Islamic Liberation Front of Patani

Islamic Liberation Front of Patani
Barisan Islam Pembebasan Patani
Founder Tengku Mahmud Mahyiddin[1][2]
Tengku Abdul Jalal[3][4]
Founded 1947[2]
reorganised as BNPP in 1959[5]
Renamed to BIPP in 1986
Headquarters Kelantan[6]
Armed wing Tentara Nasional Pembebasan Rakyat Patani (People's National Liberation Army of Patani)[1]
Ideology Separatism
Conservative Islam[6]

The Islamic Liberation Front of Patani (Malay: Barisan Islam Pembebasan Patani, BIPP), until 1986 known as the National Liberation Front of Patani (NLFP; Malay: Barisan Nasional Pembebasan Patani, BNPP; also translated as "Patani National Liberation Front" or "National Front for the Liberation of Pattani"; Thai: ขบวนการแนวร่วมปลดแอกแห่งชาติปัตตานี) is a militant Islamic separatist movement based in northern Malaysia and with a history of operations in the South Thailand insurgency.


The group was formed in 1959 by Tengku Abdul Jalal, aka Adul na Saiburi,[8] and is reputed to be one of the first armed insurgent outfits in the Pattani area.[9] The group had its base in Southern Thailand.[10]

Barisan Islam Pembebasan Patani

The BNPP was very active in the 1970s and 1980s. It renamed itself to "Islamic Front for the Liberation of Pattani" (BIPP) in 1986.[7][11] After a period of dormancy, it was revived in 2002. The renewed group has reduced its nationalistic emphasis and expanded its hard-line Islamic politico-religious goals. The political wing of the group participates in Malaysian state-level politics.[12]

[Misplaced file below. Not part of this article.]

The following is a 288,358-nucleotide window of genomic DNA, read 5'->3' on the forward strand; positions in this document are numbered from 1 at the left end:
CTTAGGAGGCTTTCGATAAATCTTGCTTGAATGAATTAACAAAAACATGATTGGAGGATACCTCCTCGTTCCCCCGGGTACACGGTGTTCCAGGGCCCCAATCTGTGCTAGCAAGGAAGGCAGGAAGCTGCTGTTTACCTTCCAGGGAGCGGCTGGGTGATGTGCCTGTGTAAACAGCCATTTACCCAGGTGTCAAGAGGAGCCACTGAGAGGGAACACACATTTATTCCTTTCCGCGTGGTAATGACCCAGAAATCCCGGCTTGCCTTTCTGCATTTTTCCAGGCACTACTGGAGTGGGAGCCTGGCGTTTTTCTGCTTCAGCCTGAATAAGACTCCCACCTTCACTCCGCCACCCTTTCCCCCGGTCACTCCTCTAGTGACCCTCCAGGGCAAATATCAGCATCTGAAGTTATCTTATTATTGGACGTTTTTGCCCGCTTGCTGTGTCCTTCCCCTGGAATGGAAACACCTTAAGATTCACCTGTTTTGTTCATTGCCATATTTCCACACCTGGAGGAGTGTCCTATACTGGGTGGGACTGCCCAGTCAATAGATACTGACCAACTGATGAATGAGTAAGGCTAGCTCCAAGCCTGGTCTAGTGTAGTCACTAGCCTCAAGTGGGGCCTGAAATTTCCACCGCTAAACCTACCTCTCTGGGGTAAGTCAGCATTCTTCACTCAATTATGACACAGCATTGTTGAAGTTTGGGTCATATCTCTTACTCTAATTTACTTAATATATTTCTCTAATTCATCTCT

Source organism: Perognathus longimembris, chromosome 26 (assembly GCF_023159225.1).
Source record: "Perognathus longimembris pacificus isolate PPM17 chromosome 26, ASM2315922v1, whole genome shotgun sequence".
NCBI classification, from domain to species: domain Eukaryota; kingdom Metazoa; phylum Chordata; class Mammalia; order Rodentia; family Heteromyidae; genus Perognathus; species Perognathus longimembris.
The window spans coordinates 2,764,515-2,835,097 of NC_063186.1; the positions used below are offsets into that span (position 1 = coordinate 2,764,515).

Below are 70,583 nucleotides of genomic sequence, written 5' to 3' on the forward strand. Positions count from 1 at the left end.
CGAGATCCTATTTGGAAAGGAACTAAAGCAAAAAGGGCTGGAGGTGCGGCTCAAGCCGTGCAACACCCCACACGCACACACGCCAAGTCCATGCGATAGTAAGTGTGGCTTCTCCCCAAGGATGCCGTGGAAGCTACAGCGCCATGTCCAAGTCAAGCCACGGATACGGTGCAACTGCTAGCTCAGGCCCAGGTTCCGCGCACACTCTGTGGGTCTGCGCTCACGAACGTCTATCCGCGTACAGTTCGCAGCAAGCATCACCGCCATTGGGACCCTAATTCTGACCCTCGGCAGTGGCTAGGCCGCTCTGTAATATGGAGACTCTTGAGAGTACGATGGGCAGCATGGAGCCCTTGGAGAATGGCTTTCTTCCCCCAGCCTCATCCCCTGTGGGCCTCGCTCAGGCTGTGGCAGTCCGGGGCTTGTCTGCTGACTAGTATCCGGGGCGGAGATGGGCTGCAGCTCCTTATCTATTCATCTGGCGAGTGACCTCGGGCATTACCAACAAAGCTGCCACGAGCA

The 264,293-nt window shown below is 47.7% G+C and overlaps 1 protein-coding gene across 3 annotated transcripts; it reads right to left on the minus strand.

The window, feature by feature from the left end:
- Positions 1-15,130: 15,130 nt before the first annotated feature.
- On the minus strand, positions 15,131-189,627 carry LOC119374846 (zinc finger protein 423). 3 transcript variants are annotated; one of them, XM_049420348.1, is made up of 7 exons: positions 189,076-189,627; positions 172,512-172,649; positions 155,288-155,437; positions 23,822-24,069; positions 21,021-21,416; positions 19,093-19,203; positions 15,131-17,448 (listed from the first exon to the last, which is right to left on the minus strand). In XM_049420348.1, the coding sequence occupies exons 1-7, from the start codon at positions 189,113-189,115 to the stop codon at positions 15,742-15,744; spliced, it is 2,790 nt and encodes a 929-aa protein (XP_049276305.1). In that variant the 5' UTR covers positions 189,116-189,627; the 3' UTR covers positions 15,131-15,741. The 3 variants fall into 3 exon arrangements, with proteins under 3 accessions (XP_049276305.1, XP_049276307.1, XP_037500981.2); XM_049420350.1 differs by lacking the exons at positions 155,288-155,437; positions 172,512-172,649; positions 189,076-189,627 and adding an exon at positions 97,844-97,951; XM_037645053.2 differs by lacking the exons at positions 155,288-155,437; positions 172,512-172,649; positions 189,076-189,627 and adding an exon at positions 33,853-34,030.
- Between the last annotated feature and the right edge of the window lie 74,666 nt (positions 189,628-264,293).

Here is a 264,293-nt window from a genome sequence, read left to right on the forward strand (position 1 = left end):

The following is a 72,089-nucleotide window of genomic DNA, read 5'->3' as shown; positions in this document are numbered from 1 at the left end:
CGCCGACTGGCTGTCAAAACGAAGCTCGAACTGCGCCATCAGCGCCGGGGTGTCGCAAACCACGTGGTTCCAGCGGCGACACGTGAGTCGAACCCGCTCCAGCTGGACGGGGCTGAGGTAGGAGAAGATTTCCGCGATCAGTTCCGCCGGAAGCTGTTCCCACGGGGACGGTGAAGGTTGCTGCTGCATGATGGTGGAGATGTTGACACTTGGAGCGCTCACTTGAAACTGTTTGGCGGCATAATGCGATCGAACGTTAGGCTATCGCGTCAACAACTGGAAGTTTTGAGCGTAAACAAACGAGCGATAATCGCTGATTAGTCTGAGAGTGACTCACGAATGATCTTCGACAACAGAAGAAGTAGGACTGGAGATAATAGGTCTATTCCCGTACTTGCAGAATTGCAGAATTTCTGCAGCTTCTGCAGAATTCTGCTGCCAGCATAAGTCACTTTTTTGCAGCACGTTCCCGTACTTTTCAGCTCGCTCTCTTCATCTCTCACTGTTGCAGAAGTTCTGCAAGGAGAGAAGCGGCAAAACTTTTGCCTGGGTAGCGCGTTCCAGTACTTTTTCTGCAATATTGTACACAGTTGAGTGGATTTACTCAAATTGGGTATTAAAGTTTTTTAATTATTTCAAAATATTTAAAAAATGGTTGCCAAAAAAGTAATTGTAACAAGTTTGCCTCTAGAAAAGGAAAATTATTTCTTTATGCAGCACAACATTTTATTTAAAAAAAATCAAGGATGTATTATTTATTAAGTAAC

See also


  1. 1 2 Kees van Dijk (2005). "Coping with Separatism: Is there a solution?". Violent Internal Conflicts in Asia Pacific. Yayasan Obor Indonesia. p. 189.
  2. 1 2 Moshe Yegar (2002). Between Integration and Secession: The Muslim Communities of the Southern Philippines, Southern Thailand and Western Burma/Myanmar. Lexington Books. p. 143.
  3. 1 2 Kobkua Suwannathat-Pian (2013). Historical Identity, Nation, and History-Writing: The Malay Muslims of Southern Thailand, 1940s–1980s. Ghosts of the Past in Southern Thailand. NUS Press. p. 238.
  4. Wan Kadir Che Man (1995). National Integration and Resistance Movement: The Case of Muslims in Southern Thailand. Regions and National Integration in Thailand, 1892-1992. Harrassowitz Verlag. p. 242.
  5. Bertil Lintner (8 September 2007). "Who's who in Thailand's Muslim insurgency". Asia Times.
  6. 1 2 David Carment; Patrick James; Zeynep Taydas (2006). "Thai Malay Separatism: Managing Interstate Ethnic Conflict". Who Intervenes? Ethnic Conflict and Interstate Crisis. Ohio State University Press. p. 120.
  7. 1 2 Bilveer Singh (2007). The Talibanization of Southeast Asia: Losing the War on Terror to Islamist Extremists. Praeger.
  8. No one is safe, Human Rights Watch, p. 15
  9. Who's who in Thailand's Muslim insurgency by Bertil Lintner
  10. PULO Website
  11. Sugu Narayanan (2011). The Relevance of Islam in Southeast Asian Civil Wars. Unraveling Internal Conflicts in East Asia and the Pacific. Lexington Books. p. 134.
  12. Barry M. Rubin (ed.), Guide to Islamist Movements, Volume 2, p. 104
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